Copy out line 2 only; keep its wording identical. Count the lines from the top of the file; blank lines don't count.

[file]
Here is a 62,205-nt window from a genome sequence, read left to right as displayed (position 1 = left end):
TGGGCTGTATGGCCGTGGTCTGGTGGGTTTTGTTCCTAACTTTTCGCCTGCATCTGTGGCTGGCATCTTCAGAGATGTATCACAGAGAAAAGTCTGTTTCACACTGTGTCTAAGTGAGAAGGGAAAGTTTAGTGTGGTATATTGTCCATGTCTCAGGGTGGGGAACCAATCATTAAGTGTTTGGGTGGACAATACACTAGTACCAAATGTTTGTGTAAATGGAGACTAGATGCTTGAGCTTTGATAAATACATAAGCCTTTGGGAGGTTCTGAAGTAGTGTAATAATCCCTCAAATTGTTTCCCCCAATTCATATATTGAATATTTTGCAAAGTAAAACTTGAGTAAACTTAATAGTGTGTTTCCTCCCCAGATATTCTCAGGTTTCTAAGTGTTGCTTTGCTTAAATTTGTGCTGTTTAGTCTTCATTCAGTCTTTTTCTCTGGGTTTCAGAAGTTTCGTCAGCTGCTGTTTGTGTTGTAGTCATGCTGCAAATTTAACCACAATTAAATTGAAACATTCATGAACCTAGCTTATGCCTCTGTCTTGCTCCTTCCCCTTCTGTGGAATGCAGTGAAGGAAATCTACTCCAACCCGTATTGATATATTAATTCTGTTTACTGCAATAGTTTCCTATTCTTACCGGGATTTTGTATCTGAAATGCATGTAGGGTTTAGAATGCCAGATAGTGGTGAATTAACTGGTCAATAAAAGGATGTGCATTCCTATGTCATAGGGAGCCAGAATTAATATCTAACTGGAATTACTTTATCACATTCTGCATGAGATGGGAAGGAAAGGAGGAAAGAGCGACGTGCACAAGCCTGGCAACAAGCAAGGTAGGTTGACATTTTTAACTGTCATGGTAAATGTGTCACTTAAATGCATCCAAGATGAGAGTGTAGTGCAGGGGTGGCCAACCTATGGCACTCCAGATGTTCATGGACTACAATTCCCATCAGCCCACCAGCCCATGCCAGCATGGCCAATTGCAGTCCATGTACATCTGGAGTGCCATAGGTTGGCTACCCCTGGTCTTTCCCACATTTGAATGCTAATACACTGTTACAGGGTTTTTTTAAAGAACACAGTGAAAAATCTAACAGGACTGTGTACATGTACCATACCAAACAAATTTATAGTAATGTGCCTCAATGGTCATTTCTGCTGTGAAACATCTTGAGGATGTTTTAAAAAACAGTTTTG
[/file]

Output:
TGGGCTGTATGGCCGTGGTCTGGTGGGTTTTGTTCCTAACTTTTCGCCTGCATCTGTGGCTGGCATCTTCAGAGATGTATCACAGAGAAAAGTCTGTTTCACACTGTGTCTAAGTGAGAAGGGAAAGTTTAGTGTGGTATATTGTCCATGTCTCAGGGTGGGGAACCAATCATTAAGTGTTTGGGTGGACAATACACTAGTACCAAATGTTTGTGTAAATGGAGACTAGATGCTTGAGCTTTGATAAATACATAAGCCTTTGGGAGGTTCTGAAGTAGTGTAATAATCCCTCAAATTGTTTCCCCCAATTCATATATTGAATATTTTGCAAAGTAAAACTTGAGTAAACTTAATAGTGTGTTTCCTCCCCAGATATTCTCAGGTTTCTAAGTGTTGCTTTGCTTAAATTTGTGCTGTTTAGTCTTCATTCAGTCTTTTTCTCTGGGTTTCAGAAGTTTCGTCAGCTGCTGTTTGTGTTGTAGTCATGCTGCAAATTTAACCACAATTAAATTGAAACATTCATGAACCTAGCTTATGCCTCTGTCTTGCTCCTTCCCCTTCTGTGGAATGCAGTGAAGGAAATCTACTCCAACCCGTATTGATATATTAATTCTGTTTACTGCAATAGTTTCCTATTCTTACCGGGATTTTGTATCTGAAATGCATGTAGGGTTTAGAATGCCAGATAGTGGTGAATTAACTGGTCAATAAAAGGATGTGCATTCCTATGTCATAGGGAGCCAGAATTAATATCTAACTGGAATTACTTTATCACATTCTGCATGAGATGGGAAGGAAAGGAGGAAAGAGCGACGTGCACAAGCCTGGCAACAAGCAAGGTAGGTTGACATTTTTAACTGTCATGGTAAATGTGTCACTTAAATGCATCCAAGATGAGAGTGTAGTGCAGGGGTGGCCAACCTATGGCACTCCAGATGTTCATGGACTACAATTCCCATCAGCCCACCAGCCCATGCCAGCATGGCCAATTGCAGTCCATGTACATCTGGAGTGCCATAGGTTGGCTACCCCTGGTCTTTCCCACATTTGAATGCTAATACACTGTTACAGGGTTTTTTTAAAGAACACAGTGAAAAATCTAACAGGACTGTGTACATGTACCATACCAAACAAATTTATAGTAATGTGCCTCAATGGTCATTTCTGCTGTGAAACATCTTGAGGATGTTTTAAAAAACAGTTTTG